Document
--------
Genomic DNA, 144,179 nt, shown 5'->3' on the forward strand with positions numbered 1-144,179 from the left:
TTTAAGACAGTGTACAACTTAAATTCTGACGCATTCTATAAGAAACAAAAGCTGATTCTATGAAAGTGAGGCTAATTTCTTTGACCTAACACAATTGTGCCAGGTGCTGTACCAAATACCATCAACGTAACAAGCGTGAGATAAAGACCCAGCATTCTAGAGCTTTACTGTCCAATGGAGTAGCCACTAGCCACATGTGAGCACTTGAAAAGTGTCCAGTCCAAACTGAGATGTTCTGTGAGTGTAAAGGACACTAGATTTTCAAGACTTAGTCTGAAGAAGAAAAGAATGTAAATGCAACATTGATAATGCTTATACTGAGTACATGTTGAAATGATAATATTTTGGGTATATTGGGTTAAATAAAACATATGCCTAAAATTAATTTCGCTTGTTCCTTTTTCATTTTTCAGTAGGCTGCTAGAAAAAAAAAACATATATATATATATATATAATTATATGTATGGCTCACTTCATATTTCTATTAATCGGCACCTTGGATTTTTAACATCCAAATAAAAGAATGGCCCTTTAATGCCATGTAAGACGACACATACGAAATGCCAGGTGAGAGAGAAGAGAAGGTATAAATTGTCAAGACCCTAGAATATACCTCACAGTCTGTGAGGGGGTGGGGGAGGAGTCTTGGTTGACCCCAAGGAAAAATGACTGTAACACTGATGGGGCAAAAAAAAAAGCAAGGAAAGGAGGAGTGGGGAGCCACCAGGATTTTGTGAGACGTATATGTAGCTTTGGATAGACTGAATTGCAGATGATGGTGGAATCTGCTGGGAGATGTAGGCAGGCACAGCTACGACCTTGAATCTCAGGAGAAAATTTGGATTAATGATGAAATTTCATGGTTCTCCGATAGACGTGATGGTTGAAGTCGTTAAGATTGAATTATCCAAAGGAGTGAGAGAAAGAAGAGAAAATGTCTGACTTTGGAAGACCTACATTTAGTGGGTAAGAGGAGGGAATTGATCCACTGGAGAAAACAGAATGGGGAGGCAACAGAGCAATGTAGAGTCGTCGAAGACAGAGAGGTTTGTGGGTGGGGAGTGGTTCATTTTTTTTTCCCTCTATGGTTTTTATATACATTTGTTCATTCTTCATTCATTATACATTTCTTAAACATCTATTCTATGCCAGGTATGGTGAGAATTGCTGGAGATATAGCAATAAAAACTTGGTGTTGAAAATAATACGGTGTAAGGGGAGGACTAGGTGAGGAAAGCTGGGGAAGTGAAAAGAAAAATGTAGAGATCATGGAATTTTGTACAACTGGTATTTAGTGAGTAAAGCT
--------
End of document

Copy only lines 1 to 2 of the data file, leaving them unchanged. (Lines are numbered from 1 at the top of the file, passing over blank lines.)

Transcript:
Genomic DNA, 144,179 nt, shown 5'->3' on the forward strand with positions numbered 1-144,179 from the left:
TTTAAGACAGTGTACAACTTAAATTCTGACGCATTCTATAAGAAACAAAAGCTGATTCTATGAAAGTGAGGCTAATTTCTTTGACCTAACACAATTGTGCCAGGTGCTGTACCAAATACCATCAACGTAACAAGCGTGAGATAAAGACCCAGCATTCTAGAGCTTTACTGTCCAATGGAGTAGCCACTAGCCACATGTGAGCACTTGAAAAGTGTCCAGTCCAAACTGAGATGTTCTGTGAGTGTAAAGGACACTAGATTTTCAAGACTTAGTCTGAAGAAGAAAAGAATGTAAATGCAACATTGATAATGCTTATACTGAGTACATGTTGAAATGATAATATTTTGGGTATATTGGGTTAAATAAAACATATGCCTAAAATTAATTTCGCTTGTTCCTTTTTCATTTTTCAGTAGGCTGCTAGAAAAAAAAAACATATATATATATATATATAATTATATGTATGGCTCACTTCATATTTCTATTAATCGGCACCTTGGATTTTTAACATCCAAATAAAAGAATGGCCCTTTAATGCCATGTAAGACGACACATACGAAATGCCAGGTGAGAGAGAAGAGAAGGTATAAATTGTCAAGACCCTAGAATATACCTCACAGTCTGTGAGGGGGTGGGGGAGGAGTCTTGGTTGACCCCAAGGAAAAATGACTGTAACACTGATGGGGCAAAAAAAAAAGCAAGGAAAGGAGGAGTGGGGAGCCACCAGGATTTTGTGAGACGTATATGTAGCTTTGGATAGACTGAATTGCAGATGATGGTGGAATCTGCTGGGAGATGTAGGCAGGCACAGCTACGACCTTGAATCTCAGGAGAAAATTTGGATTAATGATGAAATTTCATGGTTCTCCGATAGACGTGATGGTTGAAGTCGTTAAGATTGAATTATCCAAAGGAGTGAGAGAAAGAAGAGAAAATGTCTGACTTTGGAAGACCTACATTTAGTGGGTAAGAGGAGGGAATTGATCCACTGGAGAAAACAGAATGGGGAGGCAACAGAGCAATGTAGAGTCGTCGAAGACAGAGAGGTTTGTGGGTGGGGAGTGGTTCATTTTTTTTTCCCTCTATGGTTTTTATATACATTTGTTCATTCTTCATTCATTATACATTTCTTAAACATCTATTCTATGCCAGGTATGGTGAGAATTGCTGGAGATATAGCAATAAAAACTTGGTGTTGAAAATAATACGGTGTAAGGGGAGGACTAGGTGAGGAAAGCTGGGGAAGTGAAAAGAAAAATGTAGAGATCATGGAATTTTGTACAACTGGTATTTAGTGAGTAAAGCT